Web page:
The Lilly Ledbetter Fair Pay Act
Lilly Ledbetter’s name will forever be synonymous with a woman’s right to equal pay in the workplace. The Lily Ledbetter Act makes it easier for women to challenge unequal pay in court by effectively extending the statute of limitations on filing a claim.
This article details Ledbetter’s legal fight and the eventual passage of the Lilly Ledbetter Act. You may also want to visit Equal Pay and Discrimination Against Women and Sex / Gender Discrimination: Overview.
Lilly Ledbetter fought for a decade to close the gap between women’s and men’s wages, overcoming a defeat at the U.S. Supreme Court in her landmark discrimination case Ledbetter v. Goodyear Tire and Rubber Co.
Even after losing at our nation’s highest court, Ledbetter continued to lobby in Washington to change the law. Finally, President Barrack Obama nullified the High Court’s ruling by signing the Lilly Ledbetter Fair Pay Act of 2009.
An Anonymous Note
Lilly Ledbetter was employed by Goodyear in Gadsden, Alabama for 19 years. She was one of the few female supervisors at the Gadsden plant and faced sexual harassment and gender discrimination. Still, she persevered and received recognition as a member of Goodyear management.
In 1998, as she neared retirement, Ledbetter discovered a pay gap between her and her male peers. An anonymous note explaining the salary disparity appeared in her inter-office mailbox. Ledbetter soon learned that her salary was as much as 40 percent lower than that of the lowest-paid male supervisor.
The Lilly Ledbetter Litigation
After an Equal Employment Opportunity Commission (EEOC) complaint, Ledbetter filed an equal-pay lawsuit alleging pay discrimination under Title VII of the Civil Rights Act of 1964. At trial the jury awarded her back pay and about $3.3 million in compensatory and punitive damages.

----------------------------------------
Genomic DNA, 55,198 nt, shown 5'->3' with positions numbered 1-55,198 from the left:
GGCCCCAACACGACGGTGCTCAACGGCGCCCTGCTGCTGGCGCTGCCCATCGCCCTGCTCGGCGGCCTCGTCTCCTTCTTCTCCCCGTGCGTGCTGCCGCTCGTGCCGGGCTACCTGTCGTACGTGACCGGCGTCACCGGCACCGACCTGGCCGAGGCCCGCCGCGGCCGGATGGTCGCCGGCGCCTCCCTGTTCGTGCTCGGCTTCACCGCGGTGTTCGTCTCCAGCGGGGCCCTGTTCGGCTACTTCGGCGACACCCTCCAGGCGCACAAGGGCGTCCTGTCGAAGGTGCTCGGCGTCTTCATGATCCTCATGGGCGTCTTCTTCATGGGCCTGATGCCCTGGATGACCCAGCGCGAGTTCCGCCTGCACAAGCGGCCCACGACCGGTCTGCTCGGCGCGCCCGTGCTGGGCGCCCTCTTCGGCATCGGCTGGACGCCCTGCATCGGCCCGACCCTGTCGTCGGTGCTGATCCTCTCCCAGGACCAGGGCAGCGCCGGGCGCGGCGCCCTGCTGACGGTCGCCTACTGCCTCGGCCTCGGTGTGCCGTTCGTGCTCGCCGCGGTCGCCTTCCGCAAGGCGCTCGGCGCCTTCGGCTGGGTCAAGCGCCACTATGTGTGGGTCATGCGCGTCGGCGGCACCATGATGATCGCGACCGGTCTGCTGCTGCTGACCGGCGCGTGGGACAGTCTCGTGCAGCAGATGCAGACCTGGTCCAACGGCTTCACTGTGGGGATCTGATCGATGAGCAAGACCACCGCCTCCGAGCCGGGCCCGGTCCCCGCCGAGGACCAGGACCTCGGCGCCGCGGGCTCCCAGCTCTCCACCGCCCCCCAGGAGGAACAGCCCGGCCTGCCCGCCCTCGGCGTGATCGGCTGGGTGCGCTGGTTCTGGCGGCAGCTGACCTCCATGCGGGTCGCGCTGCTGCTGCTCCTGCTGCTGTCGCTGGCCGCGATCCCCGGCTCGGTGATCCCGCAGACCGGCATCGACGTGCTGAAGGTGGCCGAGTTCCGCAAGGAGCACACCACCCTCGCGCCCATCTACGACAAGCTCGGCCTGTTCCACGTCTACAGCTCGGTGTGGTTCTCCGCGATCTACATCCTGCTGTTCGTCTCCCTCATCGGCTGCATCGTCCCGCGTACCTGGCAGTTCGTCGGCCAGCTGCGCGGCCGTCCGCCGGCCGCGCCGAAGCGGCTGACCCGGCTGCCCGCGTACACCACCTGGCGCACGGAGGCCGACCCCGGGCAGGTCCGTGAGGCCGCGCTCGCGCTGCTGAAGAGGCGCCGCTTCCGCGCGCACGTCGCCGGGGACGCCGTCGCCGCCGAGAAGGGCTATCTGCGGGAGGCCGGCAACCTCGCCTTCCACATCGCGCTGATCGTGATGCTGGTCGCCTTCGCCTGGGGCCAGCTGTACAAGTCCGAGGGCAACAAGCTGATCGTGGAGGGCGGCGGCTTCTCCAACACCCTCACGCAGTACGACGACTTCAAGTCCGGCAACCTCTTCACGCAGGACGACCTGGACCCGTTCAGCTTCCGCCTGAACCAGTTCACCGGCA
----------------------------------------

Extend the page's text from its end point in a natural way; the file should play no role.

The victory was short lived, as the 11th Circuit Court of Appeals reversed the jury verdict. On appeal, Goodyear successfully argued that Ledbetter's claims were time-barred because the discriminatory decisions relating to pay had been made more than 180 days (the limitations period under Title VII) prior to the date she filed her charge with the EEOC. Ledbetter appealed to the U.S. Supreme Court.
In a 5-4 decision authored by Justice Samuel Alito, the Supreme Court upheld the Eleventh Circuit decision. Claims like Ledbetter’s, the Court ruled, had to be filed within 180 days of an employer’s decision to pay a worker less—even if the worker didn’t learn about the unfair pay until much later.
The Ledbetter decision seemed to undermine the Congressional goal of eliminating discrimination in the workplace and actually created incentives for employers to conceal their discriminatory conduct until the 180-day period had passed.
Justice Ruth Ginsberg, reading her dissenting opinion from the bench, emphasized that it was up to Congress to correct the Court’s “parsimonious reading of Title VII” stating that “[o]nce again, the ball is in Congress’ court.”
Congress’ Legislative Fix for Ledbetter
Democrats were fast to react, but Republicans immediately opposed the bill as drafted. The bill was defeated by Senate Republicans in April, 2008, who cited the possibility of frivolous lawsuits in their opposition. The bill was successfully reintroduced in January, 2009.
Less than two years after the Ledbetter decision, the Lilly Ledbetter Act was the first substantive piece of legislation signed by President Obama.
The Lilly Ledbetter Act establishes that each discriminatory paycheck (rather than simply the original decision to discriminate) resets the 180-day limit to file a claim.
Alas, there was never any financial redress for Lilly Ledbetter. Despite the law bearing her name, Ledbetter herself ultimately received no compensation at all. Her jury verdict remains vacated, and the ultimate judgment in Goodyear's favor remains final. But her long fight will help protect the rights for all working women who follow in her footsteps.
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